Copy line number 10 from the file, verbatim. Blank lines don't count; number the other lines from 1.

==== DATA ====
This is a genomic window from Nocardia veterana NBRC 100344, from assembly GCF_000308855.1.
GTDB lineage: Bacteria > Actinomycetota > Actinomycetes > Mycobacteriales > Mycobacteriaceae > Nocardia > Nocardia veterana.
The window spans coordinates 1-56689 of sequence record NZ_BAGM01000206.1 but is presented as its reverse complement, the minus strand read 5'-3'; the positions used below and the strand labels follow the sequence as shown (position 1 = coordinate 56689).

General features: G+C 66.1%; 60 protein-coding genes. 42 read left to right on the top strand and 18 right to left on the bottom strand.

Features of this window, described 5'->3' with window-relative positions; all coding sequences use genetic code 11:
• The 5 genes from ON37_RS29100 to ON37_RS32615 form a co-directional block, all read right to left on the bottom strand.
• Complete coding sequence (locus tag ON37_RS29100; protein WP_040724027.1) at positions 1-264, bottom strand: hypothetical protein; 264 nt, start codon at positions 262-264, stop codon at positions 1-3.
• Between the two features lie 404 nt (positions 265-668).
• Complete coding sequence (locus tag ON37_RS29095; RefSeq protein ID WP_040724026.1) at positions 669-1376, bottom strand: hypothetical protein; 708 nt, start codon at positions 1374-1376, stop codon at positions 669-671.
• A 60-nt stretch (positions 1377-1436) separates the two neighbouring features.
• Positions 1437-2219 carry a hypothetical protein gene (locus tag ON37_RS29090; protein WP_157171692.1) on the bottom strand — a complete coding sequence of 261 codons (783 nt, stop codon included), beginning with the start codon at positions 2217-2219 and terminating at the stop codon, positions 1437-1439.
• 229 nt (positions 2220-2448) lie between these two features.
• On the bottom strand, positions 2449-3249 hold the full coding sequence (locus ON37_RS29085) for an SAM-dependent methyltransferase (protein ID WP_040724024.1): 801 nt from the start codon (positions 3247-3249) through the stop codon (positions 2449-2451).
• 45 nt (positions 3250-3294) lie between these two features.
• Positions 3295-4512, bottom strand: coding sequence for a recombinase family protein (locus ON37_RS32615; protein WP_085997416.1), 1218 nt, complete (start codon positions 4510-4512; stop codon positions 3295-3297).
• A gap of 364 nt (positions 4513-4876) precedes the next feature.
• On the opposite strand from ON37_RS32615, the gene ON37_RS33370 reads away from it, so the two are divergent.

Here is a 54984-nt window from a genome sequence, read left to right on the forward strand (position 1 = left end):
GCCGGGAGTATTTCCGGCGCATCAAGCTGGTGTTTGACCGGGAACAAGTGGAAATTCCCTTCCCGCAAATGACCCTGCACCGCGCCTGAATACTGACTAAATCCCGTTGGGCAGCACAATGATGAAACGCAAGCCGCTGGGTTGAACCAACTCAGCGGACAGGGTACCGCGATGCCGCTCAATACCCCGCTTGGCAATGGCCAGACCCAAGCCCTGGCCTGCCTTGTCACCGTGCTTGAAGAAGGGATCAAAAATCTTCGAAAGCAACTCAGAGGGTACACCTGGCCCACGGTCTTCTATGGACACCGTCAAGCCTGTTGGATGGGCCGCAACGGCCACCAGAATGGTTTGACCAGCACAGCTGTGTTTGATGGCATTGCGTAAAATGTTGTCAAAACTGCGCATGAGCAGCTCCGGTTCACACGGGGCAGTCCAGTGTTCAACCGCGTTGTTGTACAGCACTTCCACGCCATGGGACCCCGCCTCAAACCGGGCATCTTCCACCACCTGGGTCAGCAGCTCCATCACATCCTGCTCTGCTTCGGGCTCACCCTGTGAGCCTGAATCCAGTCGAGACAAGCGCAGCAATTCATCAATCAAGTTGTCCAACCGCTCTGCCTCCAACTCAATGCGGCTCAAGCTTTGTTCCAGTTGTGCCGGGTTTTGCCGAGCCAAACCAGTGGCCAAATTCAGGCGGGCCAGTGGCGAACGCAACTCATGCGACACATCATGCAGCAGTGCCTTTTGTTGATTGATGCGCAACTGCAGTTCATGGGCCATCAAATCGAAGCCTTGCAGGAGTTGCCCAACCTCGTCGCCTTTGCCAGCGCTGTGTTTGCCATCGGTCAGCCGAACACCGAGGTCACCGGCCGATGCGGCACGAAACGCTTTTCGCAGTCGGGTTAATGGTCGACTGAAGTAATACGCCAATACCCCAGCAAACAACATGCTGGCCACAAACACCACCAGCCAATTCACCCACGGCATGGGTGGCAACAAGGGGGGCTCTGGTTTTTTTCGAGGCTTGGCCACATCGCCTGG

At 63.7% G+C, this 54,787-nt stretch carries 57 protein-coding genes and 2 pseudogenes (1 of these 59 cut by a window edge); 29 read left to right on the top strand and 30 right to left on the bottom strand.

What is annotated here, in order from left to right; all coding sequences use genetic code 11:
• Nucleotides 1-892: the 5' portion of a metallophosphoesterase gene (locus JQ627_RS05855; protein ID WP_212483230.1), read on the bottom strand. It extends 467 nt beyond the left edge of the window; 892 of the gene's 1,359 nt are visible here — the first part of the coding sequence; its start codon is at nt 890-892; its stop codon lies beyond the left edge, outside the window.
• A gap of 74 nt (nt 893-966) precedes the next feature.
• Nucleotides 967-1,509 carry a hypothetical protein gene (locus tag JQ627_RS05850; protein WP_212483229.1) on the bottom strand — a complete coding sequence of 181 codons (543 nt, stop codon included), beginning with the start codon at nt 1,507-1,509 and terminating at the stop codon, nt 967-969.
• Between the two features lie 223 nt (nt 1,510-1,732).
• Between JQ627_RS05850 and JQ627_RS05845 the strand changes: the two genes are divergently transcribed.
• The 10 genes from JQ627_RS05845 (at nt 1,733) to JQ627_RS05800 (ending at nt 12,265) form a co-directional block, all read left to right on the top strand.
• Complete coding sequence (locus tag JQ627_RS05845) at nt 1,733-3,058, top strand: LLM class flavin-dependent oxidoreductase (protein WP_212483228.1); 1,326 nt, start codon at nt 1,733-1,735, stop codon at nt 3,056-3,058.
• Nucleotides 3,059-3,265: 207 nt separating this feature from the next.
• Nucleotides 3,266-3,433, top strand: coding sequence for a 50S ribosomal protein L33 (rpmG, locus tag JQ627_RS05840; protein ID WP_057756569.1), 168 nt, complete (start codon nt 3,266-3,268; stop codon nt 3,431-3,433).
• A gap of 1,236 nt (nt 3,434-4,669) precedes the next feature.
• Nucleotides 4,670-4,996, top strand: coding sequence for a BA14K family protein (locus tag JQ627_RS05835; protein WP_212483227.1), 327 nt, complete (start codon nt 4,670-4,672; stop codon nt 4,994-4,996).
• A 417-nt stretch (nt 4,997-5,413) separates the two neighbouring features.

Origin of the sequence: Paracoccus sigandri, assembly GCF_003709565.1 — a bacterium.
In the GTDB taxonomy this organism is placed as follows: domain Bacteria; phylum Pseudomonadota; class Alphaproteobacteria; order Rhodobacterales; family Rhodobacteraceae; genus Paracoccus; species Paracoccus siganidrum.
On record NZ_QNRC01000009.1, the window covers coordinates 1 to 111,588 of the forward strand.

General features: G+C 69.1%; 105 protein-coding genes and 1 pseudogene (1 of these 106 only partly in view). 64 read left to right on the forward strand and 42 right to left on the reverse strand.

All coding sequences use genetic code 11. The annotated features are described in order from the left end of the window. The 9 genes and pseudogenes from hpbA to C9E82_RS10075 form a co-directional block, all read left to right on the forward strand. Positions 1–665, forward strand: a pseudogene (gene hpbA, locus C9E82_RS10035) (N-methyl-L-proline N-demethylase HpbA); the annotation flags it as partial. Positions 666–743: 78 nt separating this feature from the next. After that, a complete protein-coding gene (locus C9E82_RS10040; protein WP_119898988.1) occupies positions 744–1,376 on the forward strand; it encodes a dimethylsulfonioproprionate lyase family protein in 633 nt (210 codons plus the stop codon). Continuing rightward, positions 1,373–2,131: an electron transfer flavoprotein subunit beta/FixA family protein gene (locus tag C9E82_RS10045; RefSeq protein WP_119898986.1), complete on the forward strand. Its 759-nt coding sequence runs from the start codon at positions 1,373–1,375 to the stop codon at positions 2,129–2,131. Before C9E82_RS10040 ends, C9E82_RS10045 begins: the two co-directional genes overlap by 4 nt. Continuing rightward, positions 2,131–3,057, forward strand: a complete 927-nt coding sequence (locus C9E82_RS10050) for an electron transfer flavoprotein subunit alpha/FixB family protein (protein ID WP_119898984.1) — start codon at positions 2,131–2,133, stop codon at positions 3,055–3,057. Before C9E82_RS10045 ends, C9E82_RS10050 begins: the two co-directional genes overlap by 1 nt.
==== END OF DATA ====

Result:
• A 60-nt stretch (positions 1377-1436) separates the two neighbouring features.